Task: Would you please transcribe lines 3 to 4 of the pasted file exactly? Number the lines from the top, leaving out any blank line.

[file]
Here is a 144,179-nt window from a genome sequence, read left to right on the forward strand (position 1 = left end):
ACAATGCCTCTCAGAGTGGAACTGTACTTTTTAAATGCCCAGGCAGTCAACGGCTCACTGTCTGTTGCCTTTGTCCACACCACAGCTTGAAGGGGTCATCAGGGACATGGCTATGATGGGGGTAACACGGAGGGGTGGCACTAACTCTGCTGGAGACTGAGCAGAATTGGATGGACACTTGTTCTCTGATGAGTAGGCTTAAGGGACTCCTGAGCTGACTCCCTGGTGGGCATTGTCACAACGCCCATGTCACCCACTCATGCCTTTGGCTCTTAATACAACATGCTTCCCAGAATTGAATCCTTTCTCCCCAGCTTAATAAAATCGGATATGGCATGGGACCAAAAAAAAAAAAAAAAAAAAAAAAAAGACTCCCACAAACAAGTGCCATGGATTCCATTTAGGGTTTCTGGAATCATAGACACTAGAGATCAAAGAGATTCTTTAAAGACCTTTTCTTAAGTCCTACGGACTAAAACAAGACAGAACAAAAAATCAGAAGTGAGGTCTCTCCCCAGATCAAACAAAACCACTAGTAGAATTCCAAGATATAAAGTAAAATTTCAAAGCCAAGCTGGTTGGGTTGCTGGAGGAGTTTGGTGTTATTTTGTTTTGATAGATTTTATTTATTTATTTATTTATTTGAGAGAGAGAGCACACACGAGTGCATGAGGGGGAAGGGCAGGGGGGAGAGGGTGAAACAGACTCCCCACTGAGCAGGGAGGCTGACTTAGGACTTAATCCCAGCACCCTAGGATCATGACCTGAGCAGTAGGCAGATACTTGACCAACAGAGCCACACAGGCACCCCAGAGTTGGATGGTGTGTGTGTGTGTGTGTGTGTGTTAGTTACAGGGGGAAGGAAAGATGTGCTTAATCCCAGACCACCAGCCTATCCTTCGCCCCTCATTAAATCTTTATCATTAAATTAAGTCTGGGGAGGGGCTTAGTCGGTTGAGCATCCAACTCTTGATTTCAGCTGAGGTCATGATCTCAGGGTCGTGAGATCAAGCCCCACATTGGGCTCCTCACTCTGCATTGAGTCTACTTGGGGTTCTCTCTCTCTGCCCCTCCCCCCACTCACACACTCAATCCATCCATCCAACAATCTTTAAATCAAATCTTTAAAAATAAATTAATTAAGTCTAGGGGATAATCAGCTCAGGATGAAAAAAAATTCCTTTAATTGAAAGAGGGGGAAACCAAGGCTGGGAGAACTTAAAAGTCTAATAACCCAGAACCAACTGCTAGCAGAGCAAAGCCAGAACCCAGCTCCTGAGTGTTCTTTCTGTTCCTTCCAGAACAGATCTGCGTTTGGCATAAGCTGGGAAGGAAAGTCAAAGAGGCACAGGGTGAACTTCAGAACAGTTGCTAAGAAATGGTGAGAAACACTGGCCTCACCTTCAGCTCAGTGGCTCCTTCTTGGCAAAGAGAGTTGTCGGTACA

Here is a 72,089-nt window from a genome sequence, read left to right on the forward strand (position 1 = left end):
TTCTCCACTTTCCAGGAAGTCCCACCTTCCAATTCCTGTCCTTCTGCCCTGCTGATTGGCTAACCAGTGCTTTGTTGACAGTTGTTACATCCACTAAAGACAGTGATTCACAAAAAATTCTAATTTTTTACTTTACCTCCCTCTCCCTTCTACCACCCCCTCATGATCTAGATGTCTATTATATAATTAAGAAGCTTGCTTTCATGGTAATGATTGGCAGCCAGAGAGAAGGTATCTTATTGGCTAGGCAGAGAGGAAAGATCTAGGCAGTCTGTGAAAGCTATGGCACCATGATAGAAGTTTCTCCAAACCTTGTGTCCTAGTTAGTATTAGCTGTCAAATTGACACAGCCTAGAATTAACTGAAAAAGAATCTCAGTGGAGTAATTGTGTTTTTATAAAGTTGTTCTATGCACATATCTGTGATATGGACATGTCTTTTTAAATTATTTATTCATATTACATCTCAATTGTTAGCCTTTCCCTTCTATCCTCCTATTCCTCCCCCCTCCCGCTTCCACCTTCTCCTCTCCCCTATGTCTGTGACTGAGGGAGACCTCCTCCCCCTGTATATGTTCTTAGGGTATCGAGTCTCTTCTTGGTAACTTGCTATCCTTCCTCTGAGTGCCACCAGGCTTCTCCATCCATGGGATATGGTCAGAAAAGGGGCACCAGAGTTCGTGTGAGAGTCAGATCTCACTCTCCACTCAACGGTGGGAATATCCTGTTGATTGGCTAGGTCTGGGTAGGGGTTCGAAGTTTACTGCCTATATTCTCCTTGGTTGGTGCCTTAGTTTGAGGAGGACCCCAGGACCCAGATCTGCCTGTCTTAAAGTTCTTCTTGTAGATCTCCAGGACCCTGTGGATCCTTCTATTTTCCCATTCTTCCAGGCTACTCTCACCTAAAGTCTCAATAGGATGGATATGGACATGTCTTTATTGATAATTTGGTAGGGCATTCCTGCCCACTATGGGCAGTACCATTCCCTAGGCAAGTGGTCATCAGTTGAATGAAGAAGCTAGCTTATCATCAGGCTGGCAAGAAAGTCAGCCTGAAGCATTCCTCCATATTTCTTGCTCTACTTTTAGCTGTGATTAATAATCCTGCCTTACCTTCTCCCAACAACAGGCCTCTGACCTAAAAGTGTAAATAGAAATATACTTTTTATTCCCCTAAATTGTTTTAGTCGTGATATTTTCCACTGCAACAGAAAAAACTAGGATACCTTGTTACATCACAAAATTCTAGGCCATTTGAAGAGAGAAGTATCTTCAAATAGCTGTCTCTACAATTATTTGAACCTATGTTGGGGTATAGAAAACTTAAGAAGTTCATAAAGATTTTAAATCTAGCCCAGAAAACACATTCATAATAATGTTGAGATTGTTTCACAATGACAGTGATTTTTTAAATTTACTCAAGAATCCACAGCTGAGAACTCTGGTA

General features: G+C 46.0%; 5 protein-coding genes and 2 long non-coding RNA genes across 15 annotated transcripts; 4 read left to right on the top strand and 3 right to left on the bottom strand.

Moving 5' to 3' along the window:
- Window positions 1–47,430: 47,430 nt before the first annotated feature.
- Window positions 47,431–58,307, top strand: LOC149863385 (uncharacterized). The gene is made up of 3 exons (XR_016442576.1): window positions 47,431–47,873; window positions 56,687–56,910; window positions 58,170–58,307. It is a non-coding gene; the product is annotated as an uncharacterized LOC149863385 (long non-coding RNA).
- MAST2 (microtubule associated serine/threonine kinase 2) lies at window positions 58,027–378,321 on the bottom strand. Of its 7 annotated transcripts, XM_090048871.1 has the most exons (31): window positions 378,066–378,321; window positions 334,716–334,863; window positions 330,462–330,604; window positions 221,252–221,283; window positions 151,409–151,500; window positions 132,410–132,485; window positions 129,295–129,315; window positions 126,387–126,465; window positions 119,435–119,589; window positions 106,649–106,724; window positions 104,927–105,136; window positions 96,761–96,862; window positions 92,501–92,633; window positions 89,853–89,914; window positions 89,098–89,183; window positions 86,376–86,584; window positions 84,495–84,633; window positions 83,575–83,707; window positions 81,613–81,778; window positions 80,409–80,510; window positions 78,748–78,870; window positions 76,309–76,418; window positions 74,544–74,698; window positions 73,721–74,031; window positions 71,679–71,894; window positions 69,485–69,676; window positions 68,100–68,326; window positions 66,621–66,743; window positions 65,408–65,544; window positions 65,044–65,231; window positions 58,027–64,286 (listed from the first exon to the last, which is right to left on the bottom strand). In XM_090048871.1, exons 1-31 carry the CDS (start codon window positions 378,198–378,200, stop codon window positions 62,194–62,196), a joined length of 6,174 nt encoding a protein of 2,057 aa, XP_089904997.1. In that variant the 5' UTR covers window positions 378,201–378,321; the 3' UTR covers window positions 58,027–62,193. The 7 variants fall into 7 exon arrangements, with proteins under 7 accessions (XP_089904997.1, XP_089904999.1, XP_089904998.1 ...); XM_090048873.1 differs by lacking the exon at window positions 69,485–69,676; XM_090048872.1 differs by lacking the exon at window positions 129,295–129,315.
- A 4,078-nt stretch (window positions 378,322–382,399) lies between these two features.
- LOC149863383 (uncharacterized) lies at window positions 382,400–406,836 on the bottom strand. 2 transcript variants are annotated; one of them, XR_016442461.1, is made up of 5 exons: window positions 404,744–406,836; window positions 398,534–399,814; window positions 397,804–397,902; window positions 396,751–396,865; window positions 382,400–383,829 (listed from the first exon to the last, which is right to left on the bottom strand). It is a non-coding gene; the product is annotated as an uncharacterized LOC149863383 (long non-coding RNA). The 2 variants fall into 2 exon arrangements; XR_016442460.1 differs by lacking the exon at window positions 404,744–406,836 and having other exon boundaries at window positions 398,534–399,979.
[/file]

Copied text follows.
Here is a 72,089-nt window from a genome sequence, read left to right on the forward strand (position 1 = left end):
TTCTCCACTTTCCAGGAAGTCCCACCTTCCAATTCCTGTCCTTCTGCCCTGCTGATTGGCTAACCAGTGCTTTGTTGACAGTTGTTACATCCACTAAAGACAGTGATTCACAAAAAATTCTAATTTTTTACTTTACCTCCCTCTCCCTTCTACCACCCCCTCATGATCTAGATGTCTATTATATAATTAAGAAGCTTGCTTTCATGGTAATGATTGGCAGCCAGAGAGAAGGTATCTTATTGGCTAGGCAGAGAGGAAAGATCTAGGCAGTCTGTGAAAGCTATGGCACCATGATAGAAGTTTCTCCAAACCTTGTGTCCTAGTTAGTATTAGCTGTCAAATTGACACAGCCTAGAATTAACTGAAAAAGAATCTCAGTGGAGTAATTGTGTTTTTATAAAGTTGTTCTATGCACATATCTGTGATATGGACATGTCTTTTTAAATTATTTATTCATATTACATCTCAATTGTTAGCCTTTCCCTTCTATCCTCCTATTCCTCCCCCCTCCCGCTTCCACCTTCTCCTCTCCCCTATGTCTGTGACTGAGGGAGACCTCCTCCCCCTGTATATGTTCTTAGGGTATCGAGTCTCTTCTTGGTAACTTGCTATCCTTCCTCTGAGTGCCACCAGGCTTCTCCATCCATGGGATATGGTCAGAAAAGGGGCACCAGAGTTCGTGTGAGAGTCAGATCTCACTCTCCACTCAACGGTGGGAATATCCTGTTGATTGGCTAGGTCTGGGTAGGGGTTCGAAGTTTACTGCCTATATTCTCCTTGGTTGGTGCCTTAGTTTGAGGAGGACCCCAGGACCCAGATCTGCCTGTCTTAAAGTTCTTCTTGTAGATCTCCAGGACCCTGTGGATCCTTCTATTTTCCCATTCTTCCAGGCTACTCTCACCTAAAGTCTCAATAGGATGGATATGGACATGTCTTTATTGATAATTTGGTAGGGCATTCCTGCCCACTATGGGCAGTACCATTCCCTAGGCAAGTGGTCATCAGTTGAATGAAGAAGCTAGCTTATCATCAGGCTGGCAAGAAAGTCAGCCTGAAGCATTCCTCCATATTTCTTGCTCTACTTTTAGCTGTGATTAATAATCCTGCCTTACCTTCTCCCAACAACAGGCCTCTGACCTAAAAGTGTAAATAGAAATATACTTTTTATTCCCCTAAATTGTTTTAGTCGTGATATTTTCCACTGCAACAGAAAAAACTAGGATACCTTGTTACATCACAAAATTCTAGGCCATTTGAAGAGAGAAGTATCTTCAAATAGCTGTCTCTACAATTATTTGAACCTATGTTGGGGTATAGAAAACTTAAGAAGTTCATAAAGATTTTAAATCTAGCCCAGAAAACACATTCATAATAATGTTGAGATTGTTTCACAATGACAGTGATTTTTTAAATTTACTCAAGAATCCACAGCTGAGAACTCTGGTA